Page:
VOL. 133 | NO. 99 | Thursday, May 17, 2018
Chancery Court Rules Sale and Removal of Confederate Monuments Legal
By Bill Dries
Davidson County Chancellor Ellen Hobbs Lyle ruled Wednesday that the sale and removal of Confederate monuments in December was legal. (Daily News/Houston Cofield)
A Davidson County chancellor says a 2016 state law protecting Confederate monuments in public parks doesn’t apply to the Confederate monuments removed from two Memphis parks this past December.
The ruling Wednesday, May 16, by Nashville chancellor Ellen Hobbs Lyle in the case brought the Sons of Confederate Veterans against the city of Memphis and Memphis Greenspace dismisses the lawsuit and dissolves a temporary injunction that prevented the private nonprofit that bought the two city parks from the city from selling the statues of Confederate president Jefferson Davis and Confederate general, slave trader and Ku Klux Klan Grand Wizard Nathan Bedford Forrest and a bust of Confederate Capt. J. Harvey Mathes.
But Hobbs put in place a stay on the judgment through July 27 to allow the SCV to appeal the ruling. The stay is to be secured by a $5,000 bond posted by the SCV. If the organization does not appeal, the stay runs out July 27.
Lyle noted in her ruling that the Tennessee Legislature considered a proposal earlier this year that would have closed what some legislators regard as a loophole in the 2016 state law protecting Confederate monuments in public parks.
“In the 2016 Act which applies to this case there was no prohibition of a sale. The 2018 Amendment expands the Act and provides that no memorial may be sold,” Lyle ruled on the 2016 law in effect when the parks were sold and the monuments removed Dec. 20. “The December 2017 sale to the private nonprofit Greenspace converted the location of the Statues from public to private property. That conveyance was legal and valid under Tennessee Code Annotated section 12-2-302(1) … which authorizes municipalities to sell property to nonprofits.”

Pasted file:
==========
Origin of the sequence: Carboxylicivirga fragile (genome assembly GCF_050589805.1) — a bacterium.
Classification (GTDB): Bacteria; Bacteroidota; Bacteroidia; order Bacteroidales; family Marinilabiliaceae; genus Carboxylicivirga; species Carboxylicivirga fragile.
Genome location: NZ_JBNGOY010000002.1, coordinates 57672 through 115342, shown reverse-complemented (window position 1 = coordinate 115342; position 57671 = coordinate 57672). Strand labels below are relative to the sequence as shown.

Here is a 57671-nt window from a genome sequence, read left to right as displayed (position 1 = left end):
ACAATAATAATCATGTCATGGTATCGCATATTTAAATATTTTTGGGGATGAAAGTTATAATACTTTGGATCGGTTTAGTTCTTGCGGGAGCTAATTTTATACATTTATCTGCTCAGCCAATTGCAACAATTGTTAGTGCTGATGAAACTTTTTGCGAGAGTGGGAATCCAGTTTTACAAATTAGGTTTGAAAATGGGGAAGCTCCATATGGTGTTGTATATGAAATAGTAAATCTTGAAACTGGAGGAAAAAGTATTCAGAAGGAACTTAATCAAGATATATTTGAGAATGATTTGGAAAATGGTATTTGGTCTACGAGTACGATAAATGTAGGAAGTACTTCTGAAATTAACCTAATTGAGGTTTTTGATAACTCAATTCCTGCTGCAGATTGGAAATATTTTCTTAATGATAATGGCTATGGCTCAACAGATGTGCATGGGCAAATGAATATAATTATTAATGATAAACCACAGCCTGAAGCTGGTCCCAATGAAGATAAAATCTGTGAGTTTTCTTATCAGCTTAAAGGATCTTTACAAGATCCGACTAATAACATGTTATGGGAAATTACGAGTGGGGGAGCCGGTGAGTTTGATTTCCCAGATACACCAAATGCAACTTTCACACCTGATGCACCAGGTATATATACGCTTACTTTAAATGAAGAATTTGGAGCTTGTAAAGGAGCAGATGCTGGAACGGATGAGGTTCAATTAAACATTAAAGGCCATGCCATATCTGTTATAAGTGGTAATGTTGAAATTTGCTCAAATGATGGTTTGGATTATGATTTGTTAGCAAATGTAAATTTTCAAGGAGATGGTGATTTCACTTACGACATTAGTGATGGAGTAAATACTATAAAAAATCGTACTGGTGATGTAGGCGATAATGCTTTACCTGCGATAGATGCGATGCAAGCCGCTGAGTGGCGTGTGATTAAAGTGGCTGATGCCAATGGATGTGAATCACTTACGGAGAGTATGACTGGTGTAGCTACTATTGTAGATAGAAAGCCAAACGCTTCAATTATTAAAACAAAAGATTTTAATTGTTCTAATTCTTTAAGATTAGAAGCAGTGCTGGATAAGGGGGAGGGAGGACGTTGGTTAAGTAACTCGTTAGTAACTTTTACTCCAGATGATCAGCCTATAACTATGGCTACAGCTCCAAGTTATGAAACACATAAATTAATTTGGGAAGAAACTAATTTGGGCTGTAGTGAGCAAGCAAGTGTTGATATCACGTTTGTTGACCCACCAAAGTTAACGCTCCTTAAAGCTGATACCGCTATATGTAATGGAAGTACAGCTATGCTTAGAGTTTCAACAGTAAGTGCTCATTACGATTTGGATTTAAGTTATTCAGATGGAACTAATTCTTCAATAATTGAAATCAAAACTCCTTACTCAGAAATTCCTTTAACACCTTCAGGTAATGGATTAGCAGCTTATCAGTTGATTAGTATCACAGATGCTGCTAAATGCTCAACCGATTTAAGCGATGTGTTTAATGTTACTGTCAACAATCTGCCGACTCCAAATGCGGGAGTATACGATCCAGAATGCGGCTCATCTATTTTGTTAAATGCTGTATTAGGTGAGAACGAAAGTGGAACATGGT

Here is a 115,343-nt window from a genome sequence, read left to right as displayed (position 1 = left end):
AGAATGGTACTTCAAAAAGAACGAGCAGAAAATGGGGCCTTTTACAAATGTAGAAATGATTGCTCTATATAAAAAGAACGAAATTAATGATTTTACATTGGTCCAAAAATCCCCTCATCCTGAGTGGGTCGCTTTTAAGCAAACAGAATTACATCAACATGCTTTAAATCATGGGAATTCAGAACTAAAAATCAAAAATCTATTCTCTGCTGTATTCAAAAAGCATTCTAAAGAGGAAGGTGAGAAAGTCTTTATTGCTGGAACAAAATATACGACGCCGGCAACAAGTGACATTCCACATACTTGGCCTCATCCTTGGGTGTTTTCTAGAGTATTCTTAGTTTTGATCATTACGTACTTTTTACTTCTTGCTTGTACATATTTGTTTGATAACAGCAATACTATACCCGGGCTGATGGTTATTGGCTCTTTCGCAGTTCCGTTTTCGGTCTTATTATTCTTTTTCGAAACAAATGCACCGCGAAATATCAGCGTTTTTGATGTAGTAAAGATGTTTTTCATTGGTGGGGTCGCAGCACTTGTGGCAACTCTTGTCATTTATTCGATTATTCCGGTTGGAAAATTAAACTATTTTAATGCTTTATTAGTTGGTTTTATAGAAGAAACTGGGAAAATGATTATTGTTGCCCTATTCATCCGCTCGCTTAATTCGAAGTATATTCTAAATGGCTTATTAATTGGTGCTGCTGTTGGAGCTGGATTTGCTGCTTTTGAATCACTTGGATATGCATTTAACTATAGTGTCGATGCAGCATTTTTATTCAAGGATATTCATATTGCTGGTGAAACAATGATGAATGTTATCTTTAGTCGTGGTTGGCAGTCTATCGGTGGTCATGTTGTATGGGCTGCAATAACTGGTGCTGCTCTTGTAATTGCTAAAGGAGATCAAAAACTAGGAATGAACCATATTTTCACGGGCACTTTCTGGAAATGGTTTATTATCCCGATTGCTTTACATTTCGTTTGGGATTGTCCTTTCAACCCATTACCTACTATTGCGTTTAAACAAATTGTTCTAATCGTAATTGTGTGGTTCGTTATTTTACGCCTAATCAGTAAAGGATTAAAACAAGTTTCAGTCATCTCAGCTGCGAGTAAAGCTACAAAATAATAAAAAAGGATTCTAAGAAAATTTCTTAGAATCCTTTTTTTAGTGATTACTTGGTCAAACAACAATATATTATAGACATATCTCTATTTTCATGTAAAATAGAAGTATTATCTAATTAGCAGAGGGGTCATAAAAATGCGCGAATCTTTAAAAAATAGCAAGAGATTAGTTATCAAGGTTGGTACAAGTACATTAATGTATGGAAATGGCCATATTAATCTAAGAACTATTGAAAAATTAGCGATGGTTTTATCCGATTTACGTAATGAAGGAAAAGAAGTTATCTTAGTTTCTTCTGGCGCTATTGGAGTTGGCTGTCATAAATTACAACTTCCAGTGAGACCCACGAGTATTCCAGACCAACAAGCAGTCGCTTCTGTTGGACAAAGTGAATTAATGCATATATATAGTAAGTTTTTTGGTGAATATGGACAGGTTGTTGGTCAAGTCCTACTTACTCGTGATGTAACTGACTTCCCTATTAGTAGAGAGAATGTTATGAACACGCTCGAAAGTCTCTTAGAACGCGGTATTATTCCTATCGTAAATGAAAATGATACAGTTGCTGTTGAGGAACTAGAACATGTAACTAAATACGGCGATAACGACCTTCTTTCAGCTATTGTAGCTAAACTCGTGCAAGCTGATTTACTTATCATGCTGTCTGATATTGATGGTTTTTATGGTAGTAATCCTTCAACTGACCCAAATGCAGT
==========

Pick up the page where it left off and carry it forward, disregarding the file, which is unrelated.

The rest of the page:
She also rejected arguments by the Sons of Confederate Veterans and their attorney that the 2016 law should be interpreted to include the later wording of the 2018 act.
“This can not be done. The Court is not authorized to read provisions into the law that are not there,” she wrote. “The Court is not authorized to use later legislation to fill gaps in previous legislation. There simply was no prohibition in the 2016 Act which applies to this case which prevented the sale that occurred in December 2017 conveying the property and Statues to a private, nonprofit entity.”
Memphis Greenspace bought Health Sciences Park and Memphis Park – the locations of the three monuments – for $1,000 each from the city. And the dollar amount was a factor in Lyle issuing the earlier temporary injunction preventing the sale or disposal of the statues by Memphis Greenspace.
The SCS argued the low amount made the sale a pretext. But a later report from the Tennessee Comptroller’s office settled that matter, Lyle ruled.
“The Tennessee Comptroller has now issued a report commissioned by the Tennessee Legislature that the amount paid was not a sham or irregular,” she wrote. “The report quotes the Memphis Code of Ordinances section 2-16-1(G)(1)(c) which authorizes the city real estate manager to convey or dispose of city property at reduced or no cost to nonprofit organizations whose use of the property will be for the benefit of the community.”
All sides in the case were in Nashville Monday for oral arguments before the court took those under advisement pending the ruling Wednesday.